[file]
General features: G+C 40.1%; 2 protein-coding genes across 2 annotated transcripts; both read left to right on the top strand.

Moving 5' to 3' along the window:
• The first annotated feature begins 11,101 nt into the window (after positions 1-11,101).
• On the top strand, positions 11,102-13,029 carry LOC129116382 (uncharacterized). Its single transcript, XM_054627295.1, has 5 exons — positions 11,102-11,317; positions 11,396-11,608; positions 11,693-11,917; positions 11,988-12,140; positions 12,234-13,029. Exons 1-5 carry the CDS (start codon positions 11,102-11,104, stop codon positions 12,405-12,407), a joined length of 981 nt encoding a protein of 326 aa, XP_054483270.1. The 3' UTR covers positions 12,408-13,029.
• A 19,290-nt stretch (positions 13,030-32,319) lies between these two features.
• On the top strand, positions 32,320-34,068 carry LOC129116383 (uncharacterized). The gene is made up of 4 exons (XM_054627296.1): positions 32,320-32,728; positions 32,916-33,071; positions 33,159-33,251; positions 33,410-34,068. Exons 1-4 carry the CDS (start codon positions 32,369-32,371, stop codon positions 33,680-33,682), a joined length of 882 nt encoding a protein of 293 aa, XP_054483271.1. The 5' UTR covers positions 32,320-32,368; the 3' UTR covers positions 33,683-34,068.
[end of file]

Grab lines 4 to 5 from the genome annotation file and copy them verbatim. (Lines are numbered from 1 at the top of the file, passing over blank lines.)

• On the top strand, positions 11,102-13,029 carry LOC129116382 (uncharacterized). Its single transcript, XM_054627295.1, has 5 exons — positions 11,102-11,317; positions 11,396-11,608; positions 11,693-11,917; positions 11,988-12,140; positions 12,234-13,029. Exons 1-5 carry the CDS (start codon positions 11,102-11,104, stop codon positions 12,405-12,407), a joined length of 981 nt encoding a protein of 326 aa, XP_054483270.1. The 3' UTR covers positions 12,408-13,029.
• A 19,290-nt stretch (positions 13,030-32,319) lies between these two features.